Today may be the official first day of Spring, but House Republicans have been “springing” ( ← see what we did there?) into action ever since Obamacare was rammed through Congress seven years ago this week.
In that very moment, before the ink even had a chance to dry, we made a promise to the American people that we would repeal and replace Obamacare. With the American Health Care Act approaching a floor vote, we are keeping that promise. Visit PassTheBill.gop to learn more.
Here are the highlights from this weekend:
“…to be able to take funding put them in our communities to empower women, to help out with health care and community care is incredibly important for all of us. I want you to know that every single person here was really concerned about the most vulnerable among us. The block grants to our states is incredibly important and to be able to care for those who really want health care insurance — and provide that to them at the lowest price possible and give them the option to be able to be the managers of their own health care. …I have to tell you how excited I am that we have been able to do what we were sent here to do, that is to get back the reins of policy and the power of the purse, and really create a program that’s going to be beneficial for all Americans.”
“This is why people hired us — to come to Washington to make very tough decisions on some very difficult issues, health care being one of those. But let’s not forget the fact that doing nothing is not an option, because doing nothing means that this particular Affordable Care Act law is going to implode by itself under its own weight. I think it’s incumbent on Congress to take actions now …[the American Health Care Act has] been a long process, it was part of our Better Way agenda, we all ran on it…take this bill, make it better, get consensus on both sides of the Capitol, and let’s get this to the desk of the President.”
“We certainly recognize, as do most Americans, that those that are the most vulnerable in our society need some help buying health insurance. I think the conference has really made a strong push to make sure that the most vulnerable are protected, that they have access to care, that they can get coverage with pre-existing conditions.”
“I made a promise that I would repeal and replace Obamacare. The AHCA is the first step toward keeping that promise. …the AHCA modernizes Medicaid so it can focus on the most vulnerable, as it was intended to, and not pay states to divert these resources toward able-bodied adults with no kids. Even the Mayo Clinic has now announced that it ‘will give preference to patients with private insurance over those with lower-paying Medicaid …’ And the Star Tribune wants to keep the status quo?”
Click here to read his full op-ed
“To most Americans, certainly to those in my home state of Oklahoma with a 76 percent increase on average of health care bills that they have to pay for their insurance, we have to have something that actually makes it. Americans now are having to choose between do they pay for their mortgage and food, or do they pay for their health insurance? That’s not a choice that Americans want, and that’s why we seeing the state of affairs we’re in today.”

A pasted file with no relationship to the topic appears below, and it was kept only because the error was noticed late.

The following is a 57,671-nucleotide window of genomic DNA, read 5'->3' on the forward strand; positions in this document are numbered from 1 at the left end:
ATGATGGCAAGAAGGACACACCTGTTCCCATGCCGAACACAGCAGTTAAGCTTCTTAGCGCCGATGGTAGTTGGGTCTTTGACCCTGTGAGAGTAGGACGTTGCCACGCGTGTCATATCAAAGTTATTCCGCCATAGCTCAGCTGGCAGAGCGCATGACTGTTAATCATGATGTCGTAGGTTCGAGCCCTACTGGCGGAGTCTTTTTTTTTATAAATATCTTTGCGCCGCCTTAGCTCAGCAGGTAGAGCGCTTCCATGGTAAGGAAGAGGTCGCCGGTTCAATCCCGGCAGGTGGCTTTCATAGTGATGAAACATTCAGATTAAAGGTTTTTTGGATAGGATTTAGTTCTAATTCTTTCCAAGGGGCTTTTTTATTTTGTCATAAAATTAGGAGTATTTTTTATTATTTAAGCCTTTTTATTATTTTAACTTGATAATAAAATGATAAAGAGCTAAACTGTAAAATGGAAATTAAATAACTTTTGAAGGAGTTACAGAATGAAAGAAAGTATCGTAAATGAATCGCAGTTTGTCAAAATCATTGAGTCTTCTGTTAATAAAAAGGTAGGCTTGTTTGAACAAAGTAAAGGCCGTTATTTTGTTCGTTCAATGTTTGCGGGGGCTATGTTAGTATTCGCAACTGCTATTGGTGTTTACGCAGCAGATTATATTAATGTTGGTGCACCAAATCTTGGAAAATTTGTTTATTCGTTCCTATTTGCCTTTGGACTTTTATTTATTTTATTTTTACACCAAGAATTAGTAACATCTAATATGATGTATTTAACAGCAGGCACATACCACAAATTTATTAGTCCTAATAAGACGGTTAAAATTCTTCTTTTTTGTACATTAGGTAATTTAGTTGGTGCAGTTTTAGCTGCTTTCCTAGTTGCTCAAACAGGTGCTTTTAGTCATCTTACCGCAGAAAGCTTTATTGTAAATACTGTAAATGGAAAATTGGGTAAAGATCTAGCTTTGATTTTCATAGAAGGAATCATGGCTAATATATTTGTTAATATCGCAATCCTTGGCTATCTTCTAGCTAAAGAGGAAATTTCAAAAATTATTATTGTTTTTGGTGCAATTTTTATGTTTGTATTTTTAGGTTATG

“The most important thing [the American Health Care Act] does is to bring the American people into the general marketplace of insurance as opposed to Obamacare where only about 24 out of 100 doctors were available to them. We are going to up that level to where they are going to be in the general insurance marketplace, and that market is more robust and has the kind of coverage that you want and it will be at the price that you can pay. So it’s a huge advantage right off the bat. …Members of Congress are on Obamacare, and we understand its destructive nature.”
“The bottom line is that Obamacare is on a collision course. If Congress were to sit back and do nothing, Obamacare would implode. This would leave millions of Americans with no insurance and the overall insurance market for the rest of us in a dangerous condition. So, Congress must act and rescue the American people from this broken law. I have pledged to repeal and replace Obamacare since being elected to Congress, and I remain committed to honoring that pledge. Now, under unified Republican government, we have the best opportunity we have ever had to get rid of this failed law and instead provide Americans with the freedom, choice, and control.”
Click here to read his full op-ed
“This is part of the legislative process — finding a consensus. …this isn’t squabbling and a mess, this is debate. …What we need to remember are the people who liked their doctors, liked their plans, and lost them, priced out of the market or have deductibles that are so high that they simply can’t use them. I think we really need to concentrate on getting these premiums down. …the average family’s premiums have gone up $5,000 under Obamacare and it is a disaster. We have to get rid of it. We made that promise, and we’re going to keep that promise.”
“If we don’t get [Obamacare repeal/replace] done, then you don’t get tax reform done, you don’t get a repeal/replace of Dodd-Frank. You basically stop the whole Trump agenda before the First 100 Days are even over. We can’t let that happen. …you want to get rid of the Obamacare taxes before do tax reform. I think this was key to get health care first, tax second, we can still make it happen.”
“Increasing choices and lowering premiums were top priorities for Republicans when drafting the AHCA. Certain aspects of the CBO report’s findings are encouraging, but there is still more work to be done. The AHCA is the first step in reforming our health care system and untangling the mess that Obamacare has made. I look forward to continuing to work on this bill with my colleagues and getting the best possible deal for the American people.”
Click here to read his full post.